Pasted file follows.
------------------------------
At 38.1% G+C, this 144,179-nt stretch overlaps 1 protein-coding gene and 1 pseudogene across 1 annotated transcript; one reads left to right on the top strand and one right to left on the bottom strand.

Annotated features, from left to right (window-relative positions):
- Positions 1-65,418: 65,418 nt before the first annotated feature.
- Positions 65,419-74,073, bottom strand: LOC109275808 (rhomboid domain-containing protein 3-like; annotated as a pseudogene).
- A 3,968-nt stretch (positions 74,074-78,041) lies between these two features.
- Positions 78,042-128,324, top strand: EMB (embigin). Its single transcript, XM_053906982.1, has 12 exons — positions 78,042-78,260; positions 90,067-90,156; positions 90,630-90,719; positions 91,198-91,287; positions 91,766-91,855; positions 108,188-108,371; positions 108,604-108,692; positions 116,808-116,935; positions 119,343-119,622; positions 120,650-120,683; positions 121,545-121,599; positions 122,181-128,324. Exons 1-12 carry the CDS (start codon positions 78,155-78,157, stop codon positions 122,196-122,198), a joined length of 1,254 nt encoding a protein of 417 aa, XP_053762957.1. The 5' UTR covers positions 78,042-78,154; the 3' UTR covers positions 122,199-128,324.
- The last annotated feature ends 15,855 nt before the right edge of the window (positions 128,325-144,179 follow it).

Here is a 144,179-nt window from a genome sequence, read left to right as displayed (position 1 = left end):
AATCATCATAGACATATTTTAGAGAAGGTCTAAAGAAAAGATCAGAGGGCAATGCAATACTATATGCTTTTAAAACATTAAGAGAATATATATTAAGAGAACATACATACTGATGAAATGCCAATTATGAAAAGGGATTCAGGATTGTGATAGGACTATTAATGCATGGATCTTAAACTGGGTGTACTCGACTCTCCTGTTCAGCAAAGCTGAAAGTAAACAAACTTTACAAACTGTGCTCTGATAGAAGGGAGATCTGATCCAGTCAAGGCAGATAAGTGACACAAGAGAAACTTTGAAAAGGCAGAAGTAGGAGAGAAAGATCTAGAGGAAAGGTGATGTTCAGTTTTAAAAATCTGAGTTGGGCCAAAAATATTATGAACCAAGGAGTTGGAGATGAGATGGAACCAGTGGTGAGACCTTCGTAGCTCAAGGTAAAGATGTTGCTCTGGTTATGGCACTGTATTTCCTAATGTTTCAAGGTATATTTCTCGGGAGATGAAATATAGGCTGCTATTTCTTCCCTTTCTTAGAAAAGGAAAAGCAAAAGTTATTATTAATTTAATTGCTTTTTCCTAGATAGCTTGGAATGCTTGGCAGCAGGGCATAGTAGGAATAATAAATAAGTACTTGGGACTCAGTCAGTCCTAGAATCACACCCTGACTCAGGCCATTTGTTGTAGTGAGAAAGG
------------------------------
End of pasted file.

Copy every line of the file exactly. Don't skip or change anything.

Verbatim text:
At 38.1% G+C, this 144,179-nt stretch overlaps 1 protein-coding gene and 1 pseudogene across 1 annotated transcript; one reads left to right on the top strand and one right to left on the bottom strand.

Annotated features, from left to right (window-relative positions):
- Positions 1-65,418: 65,418 nt before the first annotated feature.
- Positions 65,419-74,073, bottom strand: LOC109275808 (rhomboid domain-containing protein 3-like; annotated as a pseudogene).
- A 3,968-nt stretch (positions 74,074-78,041) lies between these two features.
- Positions 78,042-128,324, top strand: EMB (embigin). Its single transcript, XM_053906982.1, has 12 exons — positions 78,042-78,260; positions 90,067-90,156; positions 90,630-90,719; positions 91,198-91,287; positions 91,766-91,855; positions 108,188-108,371; positions 108,604-108,692; positions 116,808-116,935; positions 119,343-119,622; positions 120,650-120,683; positions 121,545-121,599; positions 122,181-128,324. Exons 1-12 carry the CDS (start codon positions 78,155-78,157, stop codon positions 122,196-122,198), a joined length of 1,254 nt encoding a protein of 417 aa, XP_053762957.1. The 5' UTR covers positions 78,042-78,154; the 3' UTR covers positions 122,199-128,324.
- The last annotated feature ends 15,855 nt before the right edge of the window (positions 128,325-144,179 follow it).

Here is a 144,179-nt window from a genome sequence, read left to right as displayed (position 1 = left end):
AATCATCATAGACATATTTTAGAGAAGGTCTAAAGAAAAGATCAGAGGGCAATGCAATACTATATGCTTTTAAAACATTAAGAGAATATATATTAAGAGAACATACATACTGATGAAATGCCAATTATGAAAAGGGATTCAGGATTGTGATAGGACTATTAATGCATGGATCTTAAACTGGGTGTACTCGACTCTCCTGTTCAGCAAAGCTGAAAGTAAACAAACTTTACAAACTGTGCTCTGATAGAAGGGAGATCTGATCCAGTCAAGGCAGATAAGTGACACAAGAGAAACTTTGAAAAGGCAGAAGTAGGAGAGAAAGATCTAGAGGAAAGGTGATGTTCAGTTTTAAAAATCTGAGTTGGGCCAAAAATATTATGAACCAAGGAGTTGGAGATGAGATGGAACCAGTGGTGAGACCTTCGTAGCTCAAGGTAAAGATGTTGCTCTGGTTATGGCACTGTATTTCCTAATGTTTCAAGGTATATTTCTCGGGAGATGAAATATAGGCTGCTATTTCTTCCCTTTCTTAGAAAAGGAAAAGCAAAAGTTATTATTAATTTAATTGCTTTTTCCTAGATAGCTTGGAATGCTTGGCAGCAGGGCATAGTAGGAATAATAAATAAGTACTTGGGACTCAGTCAGTCCTAGAATCACACCCTGACTCAGGCCATTTGTTGTAGTGAGAAAGG